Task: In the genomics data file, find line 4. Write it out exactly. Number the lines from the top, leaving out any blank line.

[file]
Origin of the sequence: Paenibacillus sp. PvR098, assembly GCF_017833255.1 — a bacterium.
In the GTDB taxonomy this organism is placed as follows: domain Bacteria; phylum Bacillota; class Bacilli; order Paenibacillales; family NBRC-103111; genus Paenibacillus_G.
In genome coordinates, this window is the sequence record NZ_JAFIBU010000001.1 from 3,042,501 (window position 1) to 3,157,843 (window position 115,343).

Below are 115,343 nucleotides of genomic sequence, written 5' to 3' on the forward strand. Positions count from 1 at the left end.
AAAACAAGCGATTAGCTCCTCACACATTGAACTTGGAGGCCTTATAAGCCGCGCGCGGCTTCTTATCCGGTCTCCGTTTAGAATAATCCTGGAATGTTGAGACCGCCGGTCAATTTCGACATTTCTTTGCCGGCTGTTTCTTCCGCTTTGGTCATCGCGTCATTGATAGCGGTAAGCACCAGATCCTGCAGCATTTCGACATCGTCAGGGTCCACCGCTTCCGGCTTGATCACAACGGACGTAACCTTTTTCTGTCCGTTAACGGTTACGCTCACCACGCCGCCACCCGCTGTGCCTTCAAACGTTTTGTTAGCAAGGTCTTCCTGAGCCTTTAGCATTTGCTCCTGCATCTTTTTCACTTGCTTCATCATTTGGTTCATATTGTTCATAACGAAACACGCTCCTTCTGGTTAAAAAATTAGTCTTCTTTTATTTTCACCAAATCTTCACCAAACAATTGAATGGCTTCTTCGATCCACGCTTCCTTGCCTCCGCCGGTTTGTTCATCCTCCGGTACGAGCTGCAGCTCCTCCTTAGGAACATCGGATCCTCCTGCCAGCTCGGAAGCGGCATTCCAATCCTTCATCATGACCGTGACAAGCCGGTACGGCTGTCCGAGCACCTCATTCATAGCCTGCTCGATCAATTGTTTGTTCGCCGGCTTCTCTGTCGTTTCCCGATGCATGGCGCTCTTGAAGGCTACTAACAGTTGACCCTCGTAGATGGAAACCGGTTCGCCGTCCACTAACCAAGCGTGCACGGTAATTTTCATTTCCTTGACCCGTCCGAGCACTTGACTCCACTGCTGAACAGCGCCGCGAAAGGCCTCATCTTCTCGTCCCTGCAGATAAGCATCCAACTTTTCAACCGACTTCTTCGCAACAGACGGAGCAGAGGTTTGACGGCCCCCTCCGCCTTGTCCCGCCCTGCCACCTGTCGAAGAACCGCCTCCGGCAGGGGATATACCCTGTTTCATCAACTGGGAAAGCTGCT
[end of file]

Below are 115,343 nucleotides of genomic sequence, written 5' to 3' on the forward strand. Positions count from 1 at the left end.